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When the pilot Roland Garros shot down his first airplane in 1915, his opponents – both upset and incredulous – said they couldn’t figure out how he did it. He shot down two more this way, worrying victories for his opponents. When his Morane-Saulnier L had to land on enemy ground due to a malfunction, the mystery was solved: Garros had a machine gun mounted on the hood that shot through the barrel of the airscrew and didn’t blow it apart because a piece of steel deflected the bullets that coincided with the propellers. The Germans immediately called Anthony Fokker, who in a matter of days designed his own system to synchronize machine gun and airscrew.

This is Roland Garros’ deflector mounted in a Morane-Saulnier N, an exceptional monoplane that helped rule the air during the French monopoly of the Garros system. It proved superior to anything.

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And this is the Fokker E III, dubbed “The Whip” due to the absolute supremacy it achieved during 1915 because its machine gun was synchronized with the airscrew. This lasted until its opponents devised their own synchronization system.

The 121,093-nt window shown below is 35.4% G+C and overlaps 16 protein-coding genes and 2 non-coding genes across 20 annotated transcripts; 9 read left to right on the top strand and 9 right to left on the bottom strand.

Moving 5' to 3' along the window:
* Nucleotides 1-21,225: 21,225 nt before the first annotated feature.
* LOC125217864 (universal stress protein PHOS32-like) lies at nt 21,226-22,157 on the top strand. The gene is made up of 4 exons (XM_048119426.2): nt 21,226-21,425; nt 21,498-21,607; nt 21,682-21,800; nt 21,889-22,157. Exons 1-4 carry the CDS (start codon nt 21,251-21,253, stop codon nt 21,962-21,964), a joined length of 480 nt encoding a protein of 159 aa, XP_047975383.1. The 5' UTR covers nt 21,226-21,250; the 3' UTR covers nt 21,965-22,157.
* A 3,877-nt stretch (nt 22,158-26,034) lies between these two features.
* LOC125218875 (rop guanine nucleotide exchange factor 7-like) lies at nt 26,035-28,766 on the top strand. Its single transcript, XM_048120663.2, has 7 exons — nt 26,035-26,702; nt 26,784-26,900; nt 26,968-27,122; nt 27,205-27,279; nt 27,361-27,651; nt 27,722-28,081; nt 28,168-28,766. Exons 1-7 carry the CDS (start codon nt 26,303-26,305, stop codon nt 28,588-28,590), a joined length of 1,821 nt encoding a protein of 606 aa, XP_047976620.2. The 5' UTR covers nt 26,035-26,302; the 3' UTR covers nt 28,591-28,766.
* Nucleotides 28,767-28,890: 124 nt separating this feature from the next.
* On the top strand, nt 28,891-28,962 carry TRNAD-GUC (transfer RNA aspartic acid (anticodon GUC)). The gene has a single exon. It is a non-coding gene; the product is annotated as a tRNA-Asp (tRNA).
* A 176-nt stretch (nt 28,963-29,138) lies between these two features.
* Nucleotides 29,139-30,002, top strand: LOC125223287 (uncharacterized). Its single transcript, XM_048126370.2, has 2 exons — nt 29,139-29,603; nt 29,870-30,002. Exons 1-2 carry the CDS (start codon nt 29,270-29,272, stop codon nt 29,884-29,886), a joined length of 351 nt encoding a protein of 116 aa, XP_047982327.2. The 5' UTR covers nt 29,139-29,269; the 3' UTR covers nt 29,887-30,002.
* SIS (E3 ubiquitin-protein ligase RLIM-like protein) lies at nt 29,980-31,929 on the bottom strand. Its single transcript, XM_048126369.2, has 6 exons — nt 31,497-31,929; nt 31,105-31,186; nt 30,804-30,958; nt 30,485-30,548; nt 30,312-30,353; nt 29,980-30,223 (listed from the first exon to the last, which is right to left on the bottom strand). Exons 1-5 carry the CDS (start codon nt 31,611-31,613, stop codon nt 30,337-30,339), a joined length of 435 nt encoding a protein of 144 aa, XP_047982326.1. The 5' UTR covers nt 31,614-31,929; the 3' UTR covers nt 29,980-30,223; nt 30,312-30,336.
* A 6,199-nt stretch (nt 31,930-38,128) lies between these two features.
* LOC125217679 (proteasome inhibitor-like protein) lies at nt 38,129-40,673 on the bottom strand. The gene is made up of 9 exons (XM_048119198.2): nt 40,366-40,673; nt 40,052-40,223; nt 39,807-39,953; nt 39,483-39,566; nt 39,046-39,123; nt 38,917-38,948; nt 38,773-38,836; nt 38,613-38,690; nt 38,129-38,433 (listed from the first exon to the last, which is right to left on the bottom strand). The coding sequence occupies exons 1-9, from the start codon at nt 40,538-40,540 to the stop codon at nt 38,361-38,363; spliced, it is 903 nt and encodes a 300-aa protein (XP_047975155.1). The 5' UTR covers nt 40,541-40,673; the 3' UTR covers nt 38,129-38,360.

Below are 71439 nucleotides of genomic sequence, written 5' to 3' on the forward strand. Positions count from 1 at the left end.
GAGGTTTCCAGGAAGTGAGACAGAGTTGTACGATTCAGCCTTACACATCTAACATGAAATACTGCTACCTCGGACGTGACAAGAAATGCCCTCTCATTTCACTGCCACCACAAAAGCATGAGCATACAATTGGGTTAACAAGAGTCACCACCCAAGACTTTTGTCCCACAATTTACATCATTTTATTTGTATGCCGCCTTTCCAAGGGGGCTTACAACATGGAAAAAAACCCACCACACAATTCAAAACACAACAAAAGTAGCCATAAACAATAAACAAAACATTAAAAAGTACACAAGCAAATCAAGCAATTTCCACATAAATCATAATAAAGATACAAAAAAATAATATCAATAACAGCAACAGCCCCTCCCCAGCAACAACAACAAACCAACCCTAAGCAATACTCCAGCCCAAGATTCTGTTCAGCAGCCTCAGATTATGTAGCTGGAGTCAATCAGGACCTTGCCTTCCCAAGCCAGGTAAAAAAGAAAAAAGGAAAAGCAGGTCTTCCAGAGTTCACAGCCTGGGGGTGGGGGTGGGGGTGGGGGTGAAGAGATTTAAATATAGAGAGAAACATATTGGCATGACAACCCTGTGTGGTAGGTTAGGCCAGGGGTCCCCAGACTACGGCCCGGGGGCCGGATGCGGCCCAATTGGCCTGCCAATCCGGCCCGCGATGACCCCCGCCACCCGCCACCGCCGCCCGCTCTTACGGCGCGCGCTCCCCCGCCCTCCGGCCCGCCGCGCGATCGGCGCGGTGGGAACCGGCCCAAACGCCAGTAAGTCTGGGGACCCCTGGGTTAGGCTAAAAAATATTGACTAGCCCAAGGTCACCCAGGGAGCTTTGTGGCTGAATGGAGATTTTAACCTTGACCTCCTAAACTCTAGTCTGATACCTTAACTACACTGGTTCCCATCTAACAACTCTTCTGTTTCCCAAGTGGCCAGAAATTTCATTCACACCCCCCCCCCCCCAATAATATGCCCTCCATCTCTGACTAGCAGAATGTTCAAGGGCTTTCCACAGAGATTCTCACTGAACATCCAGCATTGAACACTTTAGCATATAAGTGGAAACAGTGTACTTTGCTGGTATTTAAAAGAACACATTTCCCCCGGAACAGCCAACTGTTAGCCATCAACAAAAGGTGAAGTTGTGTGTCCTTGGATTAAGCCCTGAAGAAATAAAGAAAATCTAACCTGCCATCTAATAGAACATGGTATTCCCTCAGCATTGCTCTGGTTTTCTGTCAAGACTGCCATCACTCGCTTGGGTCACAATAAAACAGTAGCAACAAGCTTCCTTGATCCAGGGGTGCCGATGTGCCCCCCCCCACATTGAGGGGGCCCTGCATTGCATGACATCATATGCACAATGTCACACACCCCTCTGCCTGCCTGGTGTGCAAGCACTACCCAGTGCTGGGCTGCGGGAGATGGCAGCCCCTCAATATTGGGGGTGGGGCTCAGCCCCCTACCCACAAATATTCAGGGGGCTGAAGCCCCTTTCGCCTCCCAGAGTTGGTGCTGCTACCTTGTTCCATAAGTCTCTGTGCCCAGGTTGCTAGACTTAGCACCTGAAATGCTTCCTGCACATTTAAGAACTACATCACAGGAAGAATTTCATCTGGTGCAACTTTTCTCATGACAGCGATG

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The Mercenary: Building a Better Crossbow

Enjoy some behind the scenes process development of The Mercenary V.2.
For previous posts, click HERE.

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The medieval crossbow was a weapon that successfully competed against the large bow and was used along with portable firearms for a long time. A good crossbow could throw 6 oz. arrows at a 1300 ft. distance with great precision and huge penetration power, especially if the impact was perpendicular to the target.

Its biggest problem was its slowness and difficulty to load, which most of the time required special mechanisms.